These communication ideas a deceptively simple, but don’t let their simplicity fool you. If you use these techniques you will find your skills improve and your relationship deepens. And, if you feel you need more help in the communication department, seeking guidance from a therapist is a great idea.
If you or a loved one is interested in exploring treatment, please contact me today. I would be happy to speak with you about how I may be able to help.
Living in San Diego, many of us like to hit one of the local Indian gaming casinos every once in a while to try outsmarting lady luck playing a winning hand of 21. Many of us look forward to attending opening day in Del Mar in our jaunty hats with the hopes of winning an extra couple of bucks by hitting a long shot. These once-in-a-while experiences usually represent a fun way to spend an afternoon and don’t cause financial constraints because they are paid for with discretionary funds.
This isn’t the case, however, for an estimated 1 million Californians who, according to a report by the California Problem Prevalence Study, “experience significant problems related to Gambling.” The same study found an additional “2.2 to 2.7 million California adults are at risk for developing gambling-related problems and juveniles are more likely than adults to develop a gambling addiction.” Another report finds that “problem and pathological gambling in California costs society nearly $1 billion annually (costs associated with crime, unpaid debts and bankruptcy, mental illness, substance abuse, unemployment, and public assistance).”
In fact, the problem has become such an issue that the latest edition of the American Psychiatric Association’s Diagnostic and Statistical Manual of Mental Health Disorders (DSM-5) has for the first time listed problem gambling as a mental health disorder. The California Council on problem gambling describes “problem gambling as a chronic disorder marked by an uncontrollable urge to gamble. The individual cannot stop gambling despite ever-increasing negative consequences to him- or herself.”
Every day our office sees clients who suffer from this addiction and have hurt themselves financially by creating problems ranging in severity from maxing out credit cards to wiping out their children’s college funds, losing their homes, or even having to file for bankruptcy. The problem doesn’t just impact the addicted person on a financial level, but also strikes an emotional toll. Gambling addiction creates a sense of shame, a need to keep secrets from family members and friends, and can even lead a deep depression that causes some clients to consider suicide.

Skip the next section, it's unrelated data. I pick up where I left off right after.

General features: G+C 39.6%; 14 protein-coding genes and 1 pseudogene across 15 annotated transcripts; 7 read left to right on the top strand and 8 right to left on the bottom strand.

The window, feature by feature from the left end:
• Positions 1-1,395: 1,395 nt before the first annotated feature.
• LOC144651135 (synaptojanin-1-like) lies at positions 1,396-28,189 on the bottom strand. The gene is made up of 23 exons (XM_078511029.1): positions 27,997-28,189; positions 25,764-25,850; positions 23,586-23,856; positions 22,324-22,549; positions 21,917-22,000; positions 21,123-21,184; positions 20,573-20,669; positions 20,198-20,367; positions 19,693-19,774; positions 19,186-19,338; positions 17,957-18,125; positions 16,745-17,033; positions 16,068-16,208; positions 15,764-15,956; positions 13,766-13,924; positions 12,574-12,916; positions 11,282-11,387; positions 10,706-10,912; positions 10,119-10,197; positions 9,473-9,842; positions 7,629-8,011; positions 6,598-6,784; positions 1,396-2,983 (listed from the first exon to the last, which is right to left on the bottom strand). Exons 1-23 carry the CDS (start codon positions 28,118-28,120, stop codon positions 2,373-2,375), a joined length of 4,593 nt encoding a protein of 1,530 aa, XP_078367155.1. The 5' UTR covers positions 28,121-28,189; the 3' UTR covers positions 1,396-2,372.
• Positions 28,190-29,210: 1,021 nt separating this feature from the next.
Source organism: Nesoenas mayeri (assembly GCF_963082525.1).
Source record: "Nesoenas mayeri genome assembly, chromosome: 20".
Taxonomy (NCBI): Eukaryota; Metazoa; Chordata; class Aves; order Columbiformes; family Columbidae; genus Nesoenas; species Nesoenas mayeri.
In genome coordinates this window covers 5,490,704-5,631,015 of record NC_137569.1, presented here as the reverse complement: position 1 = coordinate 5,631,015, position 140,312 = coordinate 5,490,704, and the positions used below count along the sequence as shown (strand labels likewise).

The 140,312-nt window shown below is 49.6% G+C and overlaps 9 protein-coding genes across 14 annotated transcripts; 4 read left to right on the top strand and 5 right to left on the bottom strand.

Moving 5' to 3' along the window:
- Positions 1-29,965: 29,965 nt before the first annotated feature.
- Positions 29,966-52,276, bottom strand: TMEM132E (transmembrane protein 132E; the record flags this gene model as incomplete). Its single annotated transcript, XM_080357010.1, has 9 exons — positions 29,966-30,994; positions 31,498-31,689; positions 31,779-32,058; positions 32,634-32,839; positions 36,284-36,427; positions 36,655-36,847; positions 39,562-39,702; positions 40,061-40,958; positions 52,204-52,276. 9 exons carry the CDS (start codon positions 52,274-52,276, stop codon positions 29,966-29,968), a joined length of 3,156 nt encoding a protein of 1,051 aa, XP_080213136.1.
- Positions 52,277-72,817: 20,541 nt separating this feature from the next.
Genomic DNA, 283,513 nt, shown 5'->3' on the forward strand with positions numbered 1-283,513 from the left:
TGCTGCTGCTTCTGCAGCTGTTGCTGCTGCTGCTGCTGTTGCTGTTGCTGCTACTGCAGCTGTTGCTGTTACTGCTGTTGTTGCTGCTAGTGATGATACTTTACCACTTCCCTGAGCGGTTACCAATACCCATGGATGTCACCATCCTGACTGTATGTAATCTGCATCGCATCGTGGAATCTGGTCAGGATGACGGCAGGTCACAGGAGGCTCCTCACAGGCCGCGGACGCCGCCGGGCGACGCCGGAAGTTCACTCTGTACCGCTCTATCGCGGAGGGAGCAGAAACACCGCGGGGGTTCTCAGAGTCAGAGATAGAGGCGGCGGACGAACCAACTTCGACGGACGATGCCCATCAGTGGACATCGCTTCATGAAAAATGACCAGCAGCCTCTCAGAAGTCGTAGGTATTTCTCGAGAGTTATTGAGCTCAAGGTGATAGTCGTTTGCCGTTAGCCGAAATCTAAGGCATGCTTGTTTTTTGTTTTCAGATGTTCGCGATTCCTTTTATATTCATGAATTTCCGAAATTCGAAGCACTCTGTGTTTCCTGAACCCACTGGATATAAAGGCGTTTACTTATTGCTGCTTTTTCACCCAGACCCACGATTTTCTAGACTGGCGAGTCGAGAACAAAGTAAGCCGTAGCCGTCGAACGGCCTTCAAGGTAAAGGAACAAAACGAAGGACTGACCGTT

The great news is that there is hope, and this addiction can be treated no matter how big or small the issue has become. If you or a family member believes there may be an issue with gambling, the next step is to schedule an assessment with me. This assessment will help us determine the extent of your problem and how to best develop a personal treatment plan. I’m here to help, and I will support your journey navigating treatment for this or any other issue you may be dealing with.
Office of Problem Gambling California Department of Health
California Department of Problem Gambling
My husband and I are taking our first trip to Hawaii this week. The trip is being sponsored by his employer, and they are paying the bulk of our expenses – even better! Neither one of us has ever been to Hawaii, and we’re excited about the opportunity to share another “first” together. We have had many “firsts,” including our first date, our first Fall foliage tour, our first vacation, our first anniversary…and the list goes on.
As we prepare for the trip and make our plans, I can’t help but think about the value of time spent together, sharing history, making memories, and connecting with each other away from the hustle and bustle of work and everyday life. The best part is that I get to “hang out” with my best friend. Reminding each other of our favorite moments, laughing at our own inside jokes, or simply sitting in quiet reflection are the types of things that make time away special.
While we revel in the fun of the vacation and the new experiences, we also like the reminders of all of the wonderful moments we’ve spent together. I think this is one of the many things that helps keep us close. We value the memories while we look forward to the opportunities to check things off of our bucket list.
When was the last time you and your special someone looked back at the happy moments, then dreamed about your tomorrows and the adventures you might share together. What would it be like if you took the opportunity to make your own memories by experiencing new “firsts?”
How about this for a challenge: Find something new, something neither one of you has ever done. Plan for it. Get excited about it. Look forward to it. Take the time to enjoy this new experience together. My husband has a saying, “Write a story worth telling your grandchildren.” Maybe you’re too young to have grandchildren right now. Maybe you already do. Either way, make the most of that “first,” and make it a story worth telling!
I recently had the pleasure of interviewing with Perry Rosenbloom, founder of Brighter Vision, for a podcast. It was a wonderful experience, and it was great being able to share about my experience with finding a niche and growing my practice.
Take a moment to listen to the podcast. In addition to my interview, there are several other great podcasts you may enjoy!
Thanks for the opportunity to share, Perry!